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Struggling Pennsylvania Dairy Farmers

The dairy industry is a major part of Pennsylvania’s economy, with more than half a million cows on 7,000 farms.

This week, people from across the country are showcasing their cows at the All-American Dairy Show at the Farm Show Complex.

“It’s a very important part of youth development in learning animal science, learning what makes a great dairy cow,” said Shannon Powers, Press Secretary for the Pennsylvania Department of Agriculture.

While many show off their cows at the show, it’s also highlighting the struggle in the industry, as the market and consumer demands change.

“It’s been tough to keep going and keep the finances where they need to be, but we’re fighting through it,” said dairy farmer Jacob Kline.

Kline’s family runs a dairy farm in Myerstown, Lebanon County. He’s part of the younger generation stepping up to find ways to make sure their family farms are more profitable.

“We milk about 170 cows, fluctuates a little bit in the difficult economy,” Kline said.

He’s finishing his college degree in agriculture business management, trying to figure out how to keep the business going.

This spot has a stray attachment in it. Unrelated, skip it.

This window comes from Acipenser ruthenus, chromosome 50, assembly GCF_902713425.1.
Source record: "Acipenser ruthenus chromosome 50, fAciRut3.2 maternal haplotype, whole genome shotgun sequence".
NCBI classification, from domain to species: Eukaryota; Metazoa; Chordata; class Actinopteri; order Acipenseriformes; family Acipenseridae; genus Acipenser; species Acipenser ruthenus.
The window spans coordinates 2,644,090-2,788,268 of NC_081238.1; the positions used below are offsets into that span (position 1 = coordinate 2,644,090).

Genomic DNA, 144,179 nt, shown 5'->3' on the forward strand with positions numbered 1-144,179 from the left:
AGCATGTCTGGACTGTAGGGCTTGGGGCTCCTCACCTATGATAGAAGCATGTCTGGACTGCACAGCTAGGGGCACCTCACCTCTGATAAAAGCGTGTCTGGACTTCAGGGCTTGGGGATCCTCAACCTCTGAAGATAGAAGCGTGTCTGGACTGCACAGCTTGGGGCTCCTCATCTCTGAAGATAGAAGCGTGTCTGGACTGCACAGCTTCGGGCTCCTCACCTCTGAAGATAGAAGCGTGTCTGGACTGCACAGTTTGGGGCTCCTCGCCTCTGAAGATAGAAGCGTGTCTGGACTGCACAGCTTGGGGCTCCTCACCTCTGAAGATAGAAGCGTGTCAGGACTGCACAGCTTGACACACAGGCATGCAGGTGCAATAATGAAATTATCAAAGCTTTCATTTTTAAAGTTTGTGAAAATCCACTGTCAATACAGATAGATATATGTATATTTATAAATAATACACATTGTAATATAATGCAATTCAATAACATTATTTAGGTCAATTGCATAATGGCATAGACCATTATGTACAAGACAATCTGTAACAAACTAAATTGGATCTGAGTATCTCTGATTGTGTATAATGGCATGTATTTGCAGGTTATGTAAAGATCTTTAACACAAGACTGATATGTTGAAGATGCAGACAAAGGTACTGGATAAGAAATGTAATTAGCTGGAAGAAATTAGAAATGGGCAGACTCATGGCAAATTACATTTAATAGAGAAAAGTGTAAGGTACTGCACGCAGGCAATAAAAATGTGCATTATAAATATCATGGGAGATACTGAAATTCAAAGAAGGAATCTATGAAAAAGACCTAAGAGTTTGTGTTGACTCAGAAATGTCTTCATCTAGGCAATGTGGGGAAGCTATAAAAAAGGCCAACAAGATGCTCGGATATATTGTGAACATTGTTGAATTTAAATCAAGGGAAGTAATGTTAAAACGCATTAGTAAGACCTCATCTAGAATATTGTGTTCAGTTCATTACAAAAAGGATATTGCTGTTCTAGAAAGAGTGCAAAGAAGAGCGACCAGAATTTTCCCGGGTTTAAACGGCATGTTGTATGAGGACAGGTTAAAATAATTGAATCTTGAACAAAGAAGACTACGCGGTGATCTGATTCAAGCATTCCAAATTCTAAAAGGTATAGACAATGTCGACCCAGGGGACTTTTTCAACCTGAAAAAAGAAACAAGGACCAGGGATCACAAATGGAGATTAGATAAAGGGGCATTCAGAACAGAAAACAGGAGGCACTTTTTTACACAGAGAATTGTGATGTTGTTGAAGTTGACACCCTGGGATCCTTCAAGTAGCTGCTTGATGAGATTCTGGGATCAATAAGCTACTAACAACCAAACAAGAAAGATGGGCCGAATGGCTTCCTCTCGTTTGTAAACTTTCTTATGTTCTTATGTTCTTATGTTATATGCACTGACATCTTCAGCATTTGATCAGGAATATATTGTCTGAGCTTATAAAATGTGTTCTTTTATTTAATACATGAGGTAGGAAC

“What we can do to become successful and keep going and try and see what else we can do to generate revenue so we can continue and have a good family operation,” Kline said.

The state is stepping in to help too. This past year, $5 million became available through the Dairy Investment Program.

“We awarded grants to people for things like new products that they’re developing on their farms or new ways to do business that can offset those changes in the marketplace,” Powers said.

Consumer demands are changing, so farmers are being encouraged to produce things other than liquid milk, such as yogurt and cheese.

“We need the dairy industry in Pennsylvania. It’s part of our heritage and it’s part of our future,” Powers said.


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